their dealers and make every effort to fill every order that they receive.

Nowhere do we (or any other manufacturer that I know of) state that a dealer

or distributor can not order extra cars to carry in inventory to fill future

re-orders - we will be happy to make as many as needed! The fact is that

this often just does not happen, but the blame always seems to fall back on

the manufacturers for not making enough thus leading to the demise of the

hobby shop that can't get product, even if they never tried to order it.

I can’t speak for other manufacturers, but I can tell that you Rapido

produces fully 100% of product that we have reserved by the order deadline

(which is when we give the quantities to the factory). In addition, we

produce a certain percentage over that number to cover warranty claims or to

replace cars damaged in shipment. After a period the few cars that remain

are offered to distributors and dealers. It can often be very difficult to

sell them!

Finally, let me just mention the issue of deposits. With the exception of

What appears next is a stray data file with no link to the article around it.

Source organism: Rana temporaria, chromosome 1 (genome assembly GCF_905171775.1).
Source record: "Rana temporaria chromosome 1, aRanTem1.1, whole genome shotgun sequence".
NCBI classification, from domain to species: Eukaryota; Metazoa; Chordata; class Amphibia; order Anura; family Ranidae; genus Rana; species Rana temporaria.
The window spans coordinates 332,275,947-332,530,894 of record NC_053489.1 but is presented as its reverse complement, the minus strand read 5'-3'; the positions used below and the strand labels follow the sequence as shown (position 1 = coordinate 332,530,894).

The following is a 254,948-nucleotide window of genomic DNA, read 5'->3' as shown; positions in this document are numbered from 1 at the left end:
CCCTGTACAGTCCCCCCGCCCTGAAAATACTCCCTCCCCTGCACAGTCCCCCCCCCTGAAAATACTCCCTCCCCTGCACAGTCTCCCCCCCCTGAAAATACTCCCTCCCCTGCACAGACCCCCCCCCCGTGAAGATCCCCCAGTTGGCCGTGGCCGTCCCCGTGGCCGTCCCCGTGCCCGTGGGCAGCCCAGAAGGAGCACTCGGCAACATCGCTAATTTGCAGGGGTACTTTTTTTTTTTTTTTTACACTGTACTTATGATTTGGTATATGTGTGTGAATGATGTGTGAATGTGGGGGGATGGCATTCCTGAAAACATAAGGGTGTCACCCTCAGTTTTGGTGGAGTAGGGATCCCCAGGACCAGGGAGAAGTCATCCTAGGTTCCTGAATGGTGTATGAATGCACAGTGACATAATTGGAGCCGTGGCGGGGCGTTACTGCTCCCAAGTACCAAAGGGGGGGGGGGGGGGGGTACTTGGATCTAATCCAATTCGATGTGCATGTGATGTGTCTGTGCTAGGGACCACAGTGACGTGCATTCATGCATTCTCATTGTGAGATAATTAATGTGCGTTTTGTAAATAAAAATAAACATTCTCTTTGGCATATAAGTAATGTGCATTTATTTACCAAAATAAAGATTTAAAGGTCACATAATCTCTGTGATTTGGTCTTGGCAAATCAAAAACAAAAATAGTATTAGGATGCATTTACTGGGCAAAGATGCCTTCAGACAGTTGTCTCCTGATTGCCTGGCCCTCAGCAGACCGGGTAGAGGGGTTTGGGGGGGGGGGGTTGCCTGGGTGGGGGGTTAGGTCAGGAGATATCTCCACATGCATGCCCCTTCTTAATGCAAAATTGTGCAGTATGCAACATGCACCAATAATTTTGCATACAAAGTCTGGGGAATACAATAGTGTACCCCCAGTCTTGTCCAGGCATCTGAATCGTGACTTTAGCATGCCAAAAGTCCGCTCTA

"The Canadian" passenger train (a special case and out of scope for this

list) Rapido has NEVER asked for deposits on any pre-orders. Again, while I

can not speak for other manufacturers, I can not think of any instance

during my 15 years at the distributorship that a manufacturer that we

represented required a deposit from a retailer on a pre-order. Perhaps some

manufacturers are now doing this on direct sales, and I would welcome

correction on this if this is the case. If you have paid a deposit on any

Rapido products other than "The Canadian" then rest assured that we have not

seen a penny of it!